is a royal prerogative. It was given by one
lot of villagers to the chief of Quogetage
aud another party to the chief who has been
residing it Fogoleau, on TJpolh. Chief of
Fagaitua, Leiate, who had a good deal to
do with the giving of the name to the Pago
Pago chief, attacked Aoa, who, with Fogot
age, had been supporting a rival Manga.
Four natives were killed and one wounded.
On October 19 Aoa went to Pago Pago
ana enaeavoreu id seme tne matter peace
fully, but on the boats approaching the
beach they were fired at by the Fogassi
people, who belong to the town on the bay
of that name, and who had joined with Pago
Pago. They killed two men and wounded
three. Fogotage and Aoa were driven out
of the bay and both their villages were de
stroyed. The damage so far has been done
chiefly to the white men's property. It is
rumored that some of the towns near Leona
may join in the quarrel In that case the
whole of Tutuala would become involved.
OHE FILLED A BAG WITH JEWJ3LHY
Wlille the Other Held the Attention of a
Repairer With a Clock.
Omaha, Nov. 24. Sneak thieves entered
the jewelry store of S. Jonasen & Co. this
morning and got away with 510,000 worth of
diamonds and $5,000 worth of gold watches.
Jonasen had stepped out ot the store, lear
ing only a watch, repairer in charge.
A man came in with a clock which he
wanted renaired at once. While the jeweler
was at work the stranger stood in front of
him, hiding from view his confederate, who
entered and filled a bag with watches and
diamond rings. After the clock had been
repaired the stranger lett
LOT 1 X EIPPEB.
The Gruesome Placard on a Bag Containing
Pieces of a Corpse.
Melboubjte, Nov. 24. A bag contain
ing two human legs was found in Haw
thorne, a suburb of this city, to-day. The
members had evidently been recently sev
ered from a loan's body. The leg was
marked "Lot one J. fiipper."
PITTSBURG, FRIDAY, NOVEMBER 25, J892-TWELVE PAGES.
NOT AN ISLE OF REST.
Cleyeland Fails to Find the Seclu
sion for Which He TaYeled
FAR FROM THE OFFIGESEEKERS.
Fire Hundred People Greet Him on His
Arrival at the Island
WHERE THERE ARE 0XLT 13 HOUSES
Exmore, Va., Nov. 24. President-elect
Cleveland is enjoying himself quietly on
Broadwater Island, the beautiful but iso
lated resort which is owned by the Broad
water Club. It is 19 miles from Exmoor
Landing, which is two miles from Exmore
station, on the New York, Philadelphia
and Norfolk "Railroad. The private steam
launch Sunshine plies between the lauding
and the Island over a course which follows
Machephongo ereek for 5 miles.
The island is pine miles long and.three
miles wide, and contains a population of 21
families. At the late election 31 votes
were polled, and they were all for Cleve
land. The President-elect and his friends,
Charles B. Jeflcrson and L. Starke Davis,
are the guests of Joseph L. Ferrell, Presi-
dent of the. club, at his cottage, which is a
short distance from the club house, the lat
ter standing in a grove of pine trees a
half mile inland, Mr. Davis is a member
of the club.
Cleveland's Arrival at the Island.
Mr. Cleveland-arrived at Exmore station
shortly a,ftcr 5 a'clppck yesterday-morning,
but the party remained in the private car of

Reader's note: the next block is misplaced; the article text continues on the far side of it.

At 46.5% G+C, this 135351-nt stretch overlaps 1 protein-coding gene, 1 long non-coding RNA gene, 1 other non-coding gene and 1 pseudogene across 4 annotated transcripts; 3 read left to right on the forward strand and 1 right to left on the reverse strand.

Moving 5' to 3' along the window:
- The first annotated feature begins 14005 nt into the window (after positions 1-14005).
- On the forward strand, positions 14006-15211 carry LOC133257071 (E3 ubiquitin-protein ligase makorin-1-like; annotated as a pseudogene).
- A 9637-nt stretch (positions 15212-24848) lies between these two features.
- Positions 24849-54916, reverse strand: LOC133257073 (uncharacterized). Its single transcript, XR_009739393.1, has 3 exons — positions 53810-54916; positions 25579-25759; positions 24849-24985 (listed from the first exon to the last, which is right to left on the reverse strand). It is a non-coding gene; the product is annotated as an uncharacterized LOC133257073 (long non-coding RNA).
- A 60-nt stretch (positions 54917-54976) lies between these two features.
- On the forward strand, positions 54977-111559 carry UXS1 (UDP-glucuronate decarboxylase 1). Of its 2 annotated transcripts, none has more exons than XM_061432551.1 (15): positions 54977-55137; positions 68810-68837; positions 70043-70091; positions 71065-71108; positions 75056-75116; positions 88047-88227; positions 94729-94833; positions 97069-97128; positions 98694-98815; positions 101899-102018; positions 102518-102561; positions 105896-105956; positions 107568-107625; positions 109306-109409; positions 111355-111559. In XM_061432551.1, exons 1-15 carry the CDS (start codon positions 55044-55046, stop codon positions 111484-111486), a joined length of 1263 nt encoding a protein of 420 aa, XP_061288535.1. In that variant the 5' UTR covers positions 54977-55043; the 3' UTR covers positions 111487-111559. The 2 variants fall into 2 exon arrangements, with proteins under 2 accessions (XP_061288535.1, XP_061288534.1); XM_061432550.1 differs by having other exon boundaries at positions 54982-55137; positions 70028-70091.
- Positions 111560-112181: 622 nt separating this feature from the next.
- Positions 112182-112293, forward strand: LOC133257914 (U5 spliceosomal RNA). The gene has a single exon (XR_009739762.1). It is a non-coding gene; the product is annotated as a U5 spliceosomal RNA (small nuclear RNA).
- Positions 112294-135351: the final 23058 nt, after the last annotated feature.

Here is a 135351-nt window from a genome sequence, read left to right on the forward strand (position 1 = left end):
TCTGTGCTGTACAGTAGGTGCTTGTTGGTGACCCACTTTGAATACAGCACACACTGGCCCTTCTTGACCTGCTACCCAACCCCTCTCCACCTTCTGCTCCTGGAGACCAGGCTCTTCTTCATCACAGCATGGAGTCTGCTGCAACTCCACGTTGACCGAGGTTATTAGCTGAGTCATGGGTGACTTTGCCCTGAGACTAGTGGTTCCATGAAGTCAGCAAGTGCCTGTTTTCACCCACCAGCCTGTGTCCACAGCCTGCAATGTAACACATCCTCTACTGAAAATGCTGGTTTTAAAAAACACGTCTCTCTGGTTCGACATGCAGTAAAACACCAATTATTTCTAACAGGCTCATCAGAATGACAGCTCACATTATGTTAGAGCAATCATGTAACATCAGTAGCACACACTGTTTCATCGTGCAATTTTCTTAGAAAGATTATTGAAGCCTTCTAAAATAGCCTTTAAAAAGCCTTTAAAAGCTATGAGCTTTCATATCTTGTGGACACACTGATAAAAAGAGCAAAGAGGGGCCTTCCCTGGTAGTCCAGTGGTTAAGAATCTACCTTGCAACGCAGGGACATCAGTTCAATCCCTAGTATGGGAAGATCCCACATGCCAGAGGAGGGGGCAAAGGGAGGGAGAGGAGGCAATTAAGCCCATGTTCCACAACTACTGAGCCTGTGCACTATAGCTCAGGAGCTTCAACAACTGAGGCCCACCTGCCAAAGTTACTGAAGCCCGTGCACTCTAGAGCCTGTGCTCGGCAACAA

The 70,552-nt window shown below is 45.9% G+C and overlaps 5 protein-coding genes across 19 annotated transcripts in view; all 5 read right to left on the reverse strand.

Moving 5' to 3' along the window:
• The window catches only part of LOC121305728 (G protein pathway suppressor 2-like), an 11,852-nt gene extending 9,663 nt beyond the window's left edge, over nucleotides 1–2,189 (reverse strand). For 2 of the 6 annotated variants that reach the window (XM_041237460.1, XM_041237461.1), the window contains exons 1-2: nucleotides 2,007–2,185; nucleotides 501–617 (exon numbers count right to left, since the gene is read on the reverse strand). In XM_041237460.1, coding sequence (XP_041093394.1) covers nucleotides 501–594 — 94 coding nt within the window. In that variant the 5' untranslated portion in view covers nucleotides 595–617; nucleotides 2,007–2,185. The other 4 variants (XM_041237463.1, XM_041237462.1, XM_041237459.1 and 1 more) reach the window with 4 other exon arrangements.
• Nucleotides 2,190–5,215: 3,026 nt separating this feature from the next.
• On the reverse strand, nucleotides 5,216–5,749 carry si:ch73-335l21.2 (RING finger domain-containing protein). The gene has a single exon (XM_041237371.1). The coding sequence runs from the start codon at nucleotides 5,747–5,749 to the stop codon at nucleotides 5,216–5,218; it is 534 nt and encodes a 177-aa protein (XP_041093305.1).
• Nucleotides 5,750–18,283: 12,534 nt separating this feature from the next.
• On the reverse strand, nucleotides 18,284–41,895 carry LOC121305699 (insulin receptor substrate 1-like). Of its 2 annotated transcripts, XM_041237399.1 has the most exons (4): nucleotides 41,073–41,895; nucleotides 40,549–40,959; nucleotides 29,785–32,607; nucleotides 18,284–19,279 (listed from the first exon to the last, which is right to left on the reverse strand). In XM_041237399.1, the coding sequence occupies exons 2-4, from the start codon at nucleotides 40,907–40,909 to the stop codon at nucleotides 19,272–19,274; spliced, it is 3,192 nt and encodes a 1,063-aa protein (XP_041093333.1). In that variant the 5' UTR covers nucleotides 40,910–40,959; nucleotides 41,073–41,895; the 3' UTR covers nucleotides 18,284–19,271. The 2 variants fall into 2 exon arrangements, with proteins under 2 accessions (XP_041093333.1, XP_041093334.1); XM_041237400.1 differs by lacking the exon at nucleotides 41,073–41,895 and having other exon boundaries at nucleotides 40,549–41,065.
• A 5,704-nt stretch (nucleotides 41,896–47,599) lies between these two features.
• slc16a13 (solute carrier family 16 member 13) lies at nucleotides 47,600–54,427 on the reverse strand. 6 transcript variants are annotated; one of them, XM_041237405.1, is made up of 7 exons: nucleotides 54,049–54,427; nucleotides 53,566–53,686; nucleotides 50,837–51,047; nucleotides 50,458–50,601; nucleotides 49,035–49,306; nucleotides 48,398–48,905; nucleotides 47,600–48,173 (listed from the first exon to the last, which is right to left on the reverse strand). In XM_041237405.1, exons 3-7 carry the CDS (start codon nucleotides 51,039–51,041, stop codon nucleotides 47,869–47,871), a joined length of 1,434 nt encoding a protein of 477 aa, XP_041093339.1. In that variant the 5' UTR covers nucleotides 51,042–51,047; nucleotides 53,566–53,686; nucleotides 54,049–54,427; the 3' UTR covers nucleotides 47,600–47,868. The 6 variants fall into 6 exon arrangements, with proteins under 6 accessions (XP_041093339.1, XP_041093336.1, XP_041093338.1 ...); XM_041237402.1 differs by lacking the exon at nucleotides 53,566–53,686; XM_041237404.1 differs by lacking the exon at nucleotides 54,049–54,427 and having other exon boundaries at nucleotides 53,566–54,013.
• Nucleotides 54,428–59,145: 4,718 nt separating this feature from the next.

General Superintendent Kenny, of the
Philadelphia, Wilmington and Baltimore
"Railroad, in which the trip was made, until
Although the hamlet contains but 13
houses, and five of them are stores, nearly
600 people welcomed the distinguished
guest aud gave him a cordial reception,
both'at the station and landing. Mr. Cleve
land acknowledged this welcome by un
covering his head and shaking hand's with
At 8:30 the Sunshine conveyed the trio to
isroaawaier isiana, Aimougn tne object
ot Mr. Cleveland's visit is tp secure abso
lute quiet and much-needed rest, he ex
pects to spend some time in ddck shooting.
A heavy northwester continued steadily
both yesterday and to-day, and the party
has remained indoors. Mr. Cleveland is in
A Reporter Seeks Him Out.
A reporter went to the island to-day and
presented his card to the President-elecf.
He was received courteously, but Mr.
Cleveland begged to be excu-ed from sub
mitting to an interview, life, however, ex
pressed himself as being delighted with his
surroundings, and said it was his intention
to remain on the island five or six days.
Then he will join Mrs. Cleyeland at Lake
wood, N. J. It is probable, however, that
if the President-elect's stay is not inter
rupted hy callers he will stay several davs
It does not seem possible that a more iso
lated spot could have been selected where
Mr. Cleveland CQuId be free from the vari
ous annoyances to which he was subjected in
New York, Since Mr. Cleveland's arrival
it has been remarkably cold for this localitv.
It is expected that the wind will fall suf
ficiently by to-morrow to allow the party to
go duck shooting.
Mr. Cleveland ate his Thanksgiving din
ner at 5 P. 1L, the only persons present be
ing bis companions, Messrs. Davis, Jeffer
son and the host, Mr. Ferrell.
PHELPS PRAISES HARRISON.
America the Only Country Where a Thanks
giving Day Is Possible.
Berlin, Nov. 24. The Society or Amer.
icau Physicians gave a dinner at the Kaiser-
hof in oelebration of Thanksgiving Day.
Two hundred guests were present Among
them was Minister Phelps, who responded
to the toast, "The President of the United
States." Mr. Phelps said:
President Harrison has given the country
the cleanest and most successful adminis